Original Research

The shape of a woman's life: Lady Anne Barnard's Memoir

M. Lenta
Literator | Vol 14, No 2 | a703 | DOI: https://doi.org/10.4102/lit.v14i2.703 | © 1993 M. Lenta | This work is licensed under CC Attribution 4.0
Submitted: 03 May 1993 | Published: 03 May 1993

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M. Lenta, University of Natal, Durban, South Africa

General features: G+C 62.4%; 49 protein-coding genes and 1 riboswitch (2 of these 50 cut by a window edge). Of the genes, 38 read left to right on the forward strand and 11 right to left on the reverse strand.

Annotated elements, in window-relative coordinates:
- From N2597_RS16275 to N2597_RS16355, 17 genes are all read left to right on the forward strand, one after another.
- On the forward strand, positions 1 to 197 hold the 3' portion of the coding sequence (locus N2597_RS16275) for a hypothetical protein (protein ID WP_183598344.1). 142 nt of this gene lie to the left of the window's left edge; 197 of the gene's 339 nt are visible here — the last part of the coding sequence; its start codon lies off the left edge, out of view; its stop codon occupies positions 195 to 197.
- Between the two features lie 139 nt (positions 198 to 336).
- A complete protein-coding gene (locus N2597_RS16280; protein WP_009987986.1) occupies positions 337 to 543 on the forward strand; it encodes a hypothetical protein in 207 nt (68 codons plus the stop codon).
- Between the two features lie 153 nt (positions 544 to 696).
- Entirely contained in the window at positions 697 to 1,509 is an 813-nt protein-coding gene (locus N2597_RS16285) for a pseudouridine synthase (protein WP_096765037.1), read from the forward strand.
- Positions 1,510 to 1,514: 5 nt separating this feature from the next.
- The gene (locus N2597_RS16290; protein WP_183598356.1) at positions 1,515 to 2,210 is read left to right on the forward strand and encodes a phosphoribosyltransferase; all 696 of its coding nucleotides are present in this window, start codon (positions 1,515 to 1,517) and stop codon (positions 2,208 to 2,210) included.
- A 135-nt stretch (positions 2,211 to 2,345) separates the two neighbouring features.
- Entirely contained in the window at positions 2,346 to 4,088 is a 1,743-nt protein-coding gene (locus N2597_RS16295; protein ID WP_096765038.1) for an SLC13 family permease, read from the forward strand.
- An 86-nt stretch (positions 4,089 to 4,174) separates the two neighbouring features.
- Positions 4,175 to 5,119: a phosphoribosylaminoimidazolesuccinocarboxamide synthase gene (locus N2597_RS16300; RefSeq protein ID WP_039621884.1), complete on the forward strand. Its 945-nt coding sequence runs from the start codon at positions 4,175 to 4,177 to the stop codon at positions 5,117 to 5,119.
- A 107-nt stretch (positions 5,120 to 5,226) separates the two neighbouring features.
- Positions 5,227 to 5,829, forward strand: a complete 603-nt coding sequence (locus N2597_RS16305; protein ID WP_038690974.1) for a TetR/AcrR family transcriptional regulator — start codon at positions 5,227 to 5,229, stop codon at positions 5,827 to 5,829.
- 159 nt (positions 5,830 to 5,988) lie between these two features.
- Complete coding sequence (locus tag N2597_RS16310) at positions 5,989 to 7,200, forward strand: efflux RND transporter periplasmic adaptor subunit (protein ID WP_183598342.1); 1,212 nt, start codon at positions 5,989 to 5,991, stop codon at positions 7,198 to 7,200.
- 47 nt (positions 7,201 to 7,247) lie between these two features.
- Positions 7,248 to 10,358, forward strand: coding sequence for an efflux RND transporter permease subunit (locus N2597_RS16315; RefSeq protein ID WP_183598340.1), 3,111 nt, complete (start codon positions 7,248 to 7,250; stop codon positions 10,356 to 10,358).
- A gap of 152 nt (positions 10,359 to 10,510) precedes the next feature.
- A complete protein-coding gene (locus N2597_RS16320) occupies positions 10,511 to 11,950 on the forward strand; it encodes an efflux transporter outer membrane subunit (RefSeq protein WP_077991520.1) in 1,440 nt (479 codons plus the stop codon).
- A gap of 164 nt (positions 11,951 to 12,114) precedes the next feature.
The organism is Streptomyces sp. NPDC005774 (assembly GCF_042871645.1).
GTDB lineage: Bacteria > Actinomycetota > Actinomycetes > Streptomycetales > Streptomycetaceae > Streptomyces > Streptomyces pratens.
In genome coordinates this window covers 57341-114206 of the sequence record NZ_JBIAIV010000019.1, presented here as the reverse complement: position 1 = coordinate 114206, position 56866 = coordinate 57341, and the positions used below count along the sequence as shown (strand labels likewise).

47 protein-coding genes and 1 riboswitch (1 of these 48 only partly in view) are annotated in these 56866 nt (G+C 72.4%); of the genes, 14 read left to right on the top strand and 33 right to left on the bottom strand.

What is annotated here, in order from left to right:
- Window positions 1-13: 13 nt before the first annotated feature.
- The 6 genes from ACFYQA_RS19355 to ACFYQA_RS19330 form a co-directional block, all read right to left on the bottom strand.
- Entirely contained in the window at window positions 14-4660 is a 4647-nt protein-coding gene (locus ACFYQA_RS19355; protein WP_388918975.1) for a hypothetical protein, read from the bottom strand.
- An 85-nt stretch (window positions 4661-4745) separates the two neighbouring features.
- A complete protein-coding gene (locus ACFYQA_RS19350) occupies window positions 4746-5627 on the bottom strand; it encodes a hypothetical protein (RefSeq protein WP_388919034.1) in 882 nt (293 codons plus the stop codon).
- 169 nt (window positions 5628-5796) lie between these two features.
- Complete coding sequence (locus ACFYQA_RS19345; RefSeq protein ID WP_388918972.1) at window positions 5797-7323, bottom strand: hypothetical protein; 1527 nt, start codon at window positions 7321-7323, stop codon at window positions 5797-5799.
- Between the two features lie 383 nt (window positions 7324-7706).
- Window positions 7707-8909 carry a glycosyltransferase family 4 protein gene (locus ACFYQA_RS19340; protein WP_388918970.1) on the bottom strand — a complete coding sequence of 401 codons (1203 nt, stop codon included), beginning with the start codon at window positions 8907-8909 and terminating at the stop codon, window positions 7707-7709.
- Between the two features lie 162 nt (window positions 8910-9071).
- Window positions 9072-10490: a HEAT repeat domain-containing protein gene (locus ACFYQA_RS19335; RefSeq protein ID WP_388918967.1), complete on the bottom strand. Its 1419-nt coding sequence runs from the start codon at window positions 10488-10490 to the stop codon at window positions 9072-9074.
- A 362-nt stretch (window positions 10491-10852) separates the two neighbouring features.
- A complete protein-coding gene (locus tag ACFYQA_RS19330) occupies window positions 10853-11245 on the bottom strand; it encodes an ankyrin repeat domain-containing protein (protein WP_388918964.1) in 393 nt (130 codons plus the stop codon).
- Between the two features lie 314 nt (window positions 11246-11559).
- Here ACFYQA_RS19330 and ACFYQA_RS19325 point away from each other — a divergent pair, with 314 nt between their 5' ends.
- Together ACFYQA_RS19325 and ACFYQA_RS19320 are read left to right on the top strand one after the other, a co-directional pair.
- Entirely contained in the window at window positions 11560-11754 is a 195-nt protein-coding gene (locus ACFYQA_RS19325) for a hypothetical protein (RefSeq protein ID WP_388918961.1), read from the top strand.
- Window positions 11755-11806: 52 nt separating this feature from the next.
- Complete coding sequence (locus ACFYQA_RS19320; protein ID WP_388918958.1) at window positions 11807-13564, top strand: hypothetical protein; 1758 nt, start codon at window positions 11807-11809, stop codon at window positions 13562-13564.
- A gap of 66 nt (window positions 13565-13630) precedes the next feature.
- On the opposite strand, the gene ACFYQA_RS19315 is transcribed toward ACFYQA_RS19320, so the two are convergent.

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In her old age, Lady Anne Barnard revised the diaries and letters which remained from her life in Scotland, London, and at the Cape. She shaped part of these records into a six-volume Memoir and since a man's memoir would concentrate attention on his public life and achievements, she cast it into a shape which recalls that of the female’ novel of the eighteenth century. She therefore presents her rejection of the lifestyle of her family, that of impoverished Scottish aristocrats, and her move to London, as a quest for a suitable marriage. This view of her life was not, however, entirely congenial to her: she had a strong sense of her achievements as an autonomous individual, rather than as the lesser partner in a marriage, and although the Memoir ends with her marriage, there is much evidence in it of her pride in having originated and achieved for herself a new lifestyle.


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